Time: 47 minutes (one class period)
Setting: Classroom (students have been separated into seven groups)
Objective: Students will define, identify, explain, and review the following literary elements utilized in “The Bass, the River, and Sheila Mant”: antagonist, protagonist, internal conflict, external conflict, symbolism, climax, and point of view.
Background: Students have spent the last two weeks studying short stories and the types of literary elements used in writing. This activity is a review of the second story we’ve read. It is also the second time that we’ve done a review in this manner. Students will read several more short stories, and then they will be asked to write their own. These short stories must include some of the literary elements discussed in class.
Materials: Textbook, group assignments by literary element, poster board, and markers
- Have sheets of paper with group assignments by literary element
- Have poster board and markers
- When the bell rings, students should turn in their Conflict T-Chart homework.
- Instruct students to read assignment carefully, do a rough draft if necessary, and be ready to present their posters after 25 minutes.
- Circulate as the groups begin to prepare their presentations. Answer any questions and offer suggestions when necessary. Group assignments are as follows:
A.Group One – Antagonist
2.Identify the antagonist(s) in the story
3.Explain your choice
4.Illustrate the antagonist(s)
B.Group Two – Protagonist
2.Identify the protagonist in the story
3.Explain your choice
4.Illustrate the protagonist
C.Group Three – Internal Conflict
1.Define internal conflict
2.Identify an example of internal conflict in the story
3.Explain why the conflict is internal
4.Illustrate the conflict
D.Group Four – External Conflict
1.Define external conflict
2.Identify an example of external conflict in the story
3.Explain why the conflict is external
4.Illustrate the conflict
E.Group Five – Symbolism
2.Identify the symbol in this story
3.Explain what this symbolizes
4.Illustrate your symbol
F.Group Six – Climax
2.Identify the climax of the story
3.Explain why it is the climax
4.Illustrate the climax
G.Group Seven – Point of View
1.Define point of view
2.Identify which point of view is being used in the story
3.Why do you think this point of view is used?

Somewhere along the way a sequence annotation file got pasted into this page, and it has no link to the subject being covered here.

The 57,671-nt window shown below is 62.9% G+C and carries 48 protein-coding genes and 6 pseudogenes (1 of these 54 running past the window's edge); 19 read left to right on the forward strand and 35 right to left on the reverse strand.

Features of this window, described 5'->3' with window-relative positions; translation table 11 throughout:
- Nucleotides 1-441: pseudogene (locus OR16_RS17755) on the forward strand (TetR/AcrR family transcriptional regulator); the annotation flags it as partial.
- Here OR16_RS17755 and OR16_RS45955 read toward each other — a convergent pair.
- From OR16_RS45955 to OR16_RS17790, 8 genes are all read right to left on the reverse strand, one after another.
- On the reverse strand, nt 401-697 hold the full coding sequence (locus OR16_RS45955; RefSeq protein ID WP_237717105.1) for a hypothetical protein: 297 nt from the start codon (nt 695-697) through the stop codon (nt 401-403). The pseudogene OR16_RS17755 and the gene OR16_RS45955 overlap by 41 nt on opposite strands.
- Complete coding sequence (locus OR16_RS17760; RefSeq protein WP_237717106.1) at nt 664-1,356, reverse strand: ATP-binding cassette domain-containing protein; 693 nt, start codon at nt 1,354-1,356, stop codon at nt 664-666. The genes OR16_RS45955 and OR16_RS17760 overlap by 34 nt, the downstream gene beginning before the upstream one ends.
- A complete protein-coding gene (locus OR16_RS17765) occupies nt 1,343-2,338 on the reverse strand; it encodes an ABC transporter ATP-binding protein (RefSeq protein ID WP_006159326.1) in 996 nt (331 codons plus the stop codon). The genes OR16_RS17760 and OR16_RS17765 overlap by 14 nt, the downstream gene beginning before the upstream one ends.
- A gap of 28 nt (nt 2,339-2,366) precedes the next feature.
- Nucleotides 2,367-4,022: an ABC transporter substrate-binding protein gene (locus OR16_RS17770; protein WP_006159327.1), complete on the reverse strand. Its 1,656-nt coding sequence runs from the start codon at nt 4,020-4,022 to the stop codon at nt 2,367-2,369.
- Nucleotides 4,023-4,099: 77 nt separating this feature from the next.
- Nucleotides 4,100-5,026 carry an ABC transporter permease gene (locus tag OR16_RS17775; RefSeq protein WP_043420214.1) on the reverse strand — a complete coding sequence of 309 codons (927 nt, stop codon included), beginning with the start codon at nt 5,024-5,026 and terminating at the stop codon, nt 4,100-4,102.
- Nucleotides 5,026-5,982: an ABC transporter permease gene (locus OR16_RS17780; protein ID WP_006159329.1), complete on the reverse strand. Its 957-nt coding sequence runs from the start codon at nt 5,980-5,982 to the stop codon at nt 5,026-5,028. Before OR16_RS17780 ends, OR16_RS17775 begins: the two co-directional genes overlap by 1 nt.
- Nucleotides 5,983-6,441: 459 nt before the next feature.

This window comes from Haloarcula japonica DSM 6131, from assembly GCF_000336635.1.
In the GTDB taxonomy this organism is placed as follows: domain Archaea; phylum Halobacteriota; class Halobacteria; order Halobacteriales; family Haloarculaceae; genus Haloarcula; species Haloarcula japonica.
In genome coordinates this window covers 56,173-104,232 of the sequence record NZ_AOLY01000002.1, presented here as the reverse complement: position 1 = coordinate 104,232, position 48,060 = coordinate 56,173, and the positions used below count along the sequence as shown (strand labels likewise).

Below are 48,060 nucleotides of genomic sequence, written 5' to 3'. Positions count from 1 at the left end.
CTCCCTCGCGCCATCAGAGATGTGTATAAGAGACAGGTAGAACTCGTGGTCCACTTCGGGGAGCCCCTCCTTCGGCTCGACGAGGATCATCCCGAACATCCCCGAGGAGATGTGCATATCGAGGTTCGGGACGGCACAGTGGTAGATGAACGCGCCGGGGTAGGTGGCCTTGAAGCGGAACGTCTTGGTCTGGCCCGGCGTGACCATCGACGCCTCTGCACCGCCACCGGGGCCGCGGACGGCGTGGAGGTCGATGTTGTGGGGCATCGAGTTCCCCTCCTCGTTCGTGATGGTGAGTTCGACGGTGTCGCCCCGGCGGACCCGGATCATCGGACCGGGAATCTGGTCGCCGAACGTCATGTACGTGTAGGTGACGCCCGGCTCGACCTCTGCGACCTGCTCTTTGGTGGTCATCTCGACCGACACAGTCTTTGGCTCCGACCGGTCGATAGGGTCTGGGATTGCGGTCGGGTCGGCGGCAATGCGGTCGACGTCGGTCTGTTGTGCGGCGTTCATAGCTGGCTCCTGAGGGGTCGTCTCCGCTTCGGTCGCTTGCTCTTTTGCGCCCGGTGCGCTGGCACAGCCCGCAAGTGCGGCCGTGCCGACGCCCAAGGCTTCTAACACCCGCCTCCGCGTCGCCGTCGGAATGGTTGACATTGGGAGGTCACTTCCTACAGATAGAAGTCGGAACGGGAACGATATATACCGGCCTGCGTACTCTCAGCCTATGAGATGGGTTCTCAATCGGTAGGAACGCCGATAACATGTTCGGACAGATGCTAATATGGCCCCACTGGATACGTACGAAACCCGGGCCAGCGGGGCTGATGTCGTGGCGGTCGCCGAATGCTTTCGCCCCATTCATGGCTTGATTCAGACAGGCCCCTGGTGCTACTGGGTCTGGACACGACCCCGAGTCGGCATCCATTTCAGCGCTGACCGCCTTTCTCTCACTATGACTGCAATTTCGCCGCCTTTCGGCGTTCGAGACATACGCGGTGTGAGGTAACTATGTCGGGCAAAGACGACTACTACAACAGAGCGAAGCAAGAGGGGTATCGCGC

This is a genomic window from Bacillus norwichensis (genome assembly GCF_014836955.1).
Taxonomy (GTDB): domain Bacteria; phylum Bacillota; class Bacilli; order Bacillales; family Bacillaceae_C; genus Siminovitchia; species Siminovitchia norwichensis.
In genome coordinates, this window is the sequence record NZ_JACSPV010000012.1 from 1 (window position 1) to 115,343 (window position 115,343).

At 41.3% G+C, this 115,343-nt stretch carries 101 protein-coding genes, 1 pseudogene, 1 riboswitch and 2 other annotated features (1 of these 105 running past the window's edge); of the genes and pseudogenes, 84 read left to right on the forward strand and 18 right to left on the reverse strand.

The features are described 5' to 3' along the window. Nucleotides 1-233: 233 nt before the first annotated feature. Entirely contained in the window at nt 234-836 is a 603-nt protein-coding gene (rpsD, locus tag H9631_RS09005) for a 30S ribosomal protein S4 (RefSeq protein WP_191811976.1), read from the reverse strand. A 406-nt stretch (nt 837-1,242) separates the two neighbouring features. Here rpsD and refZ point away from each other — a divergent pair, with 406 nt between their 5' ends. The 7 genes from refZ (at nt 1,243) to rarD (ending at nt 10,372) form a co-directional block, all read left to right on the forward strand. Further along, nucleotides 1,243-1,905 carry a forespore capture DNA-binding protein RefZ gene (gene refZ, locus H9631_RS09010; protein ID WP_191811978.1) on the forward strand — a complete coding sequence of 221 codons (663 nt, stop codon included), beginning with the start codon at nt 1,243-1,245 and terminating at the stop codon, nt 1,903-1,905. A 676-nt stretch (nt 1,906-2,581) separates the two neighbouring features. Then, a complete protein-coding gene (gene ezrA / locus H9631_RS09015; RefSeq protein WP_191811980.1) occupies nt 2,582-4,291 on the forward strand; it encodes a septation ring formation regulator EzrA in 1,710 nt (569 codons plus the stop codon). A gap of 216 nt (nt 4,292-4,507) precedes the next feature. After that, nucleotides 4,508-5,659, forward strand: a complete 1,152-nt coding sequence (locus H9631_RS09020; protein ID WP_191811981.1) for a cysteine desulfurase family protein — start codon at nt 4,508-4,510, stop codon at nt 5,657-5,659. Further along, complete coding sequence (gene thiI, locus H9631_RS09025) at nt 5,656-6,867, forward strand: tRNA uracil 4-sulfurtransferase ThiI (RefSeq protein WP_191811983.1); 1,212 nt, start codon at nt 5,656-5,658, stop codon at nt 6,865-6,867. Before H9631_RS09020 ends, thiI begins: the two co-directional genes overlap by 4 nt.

4.Illustrate your point of view
- After 25 minutes, tell groups to put the finishing touches on their posters and prepare to present.
- Have groups present in the order listed above.
- After each group presents, ask classmates for any thoughts on the presentation. Can anyone think of any different examples/different interpretations of the literary element presented?
- After all groups have presented, remind students that there is a quiz over the story tomorrow.
Special Needs: To accommodate students with special needs, this activity has been presented for both visual and auditory learners. The use of grouping allows students to participate while not being singled out. While the students are working on the activity, I will walk around the classroom and clarify the directions for anyone who looks like they are struggling.
Assessment: Assessment will be based on participation. While I am circulating, if I am unable to ascertain from observation whether or not a student has learned anything, I may direct a specific question toward that student during the presentations. Assessment will also be based on the next day’s quiz over the short story.
Illinois State English Language Arts Goals and Learning Standards
1.C.4b Explain and justify an interpretation of a text. Students must explain their examples and justify why they fulfill a specific literary element.
2.A.4a Analyze and evaluate the effective use of literary techniques (e.g., figurative language, allusion, dialogue, description, symbolism, word choice, dialect) in classic and contemporary literature representing a variety of forms and media. The students engage in an activity which asks them to identify the different types of literary elements used in the short story.
4.A.4a Apply listening skills as individuals and members of a group in a variety of settings (e.g., lectures, discussions, conversations, team projects, presentations, interviews). Students must listen to their group members’ ideas and suggestions when analyzing the short story for literary elements..
4.A.4b Apply listening skills in practical settings (e.g., classroom note taking, interpersonal conflict situations, giving and receiving directions, evaluating persuasive messages). Class should be attentive while other groups are presenting their findings. (After all, this will be on the test. )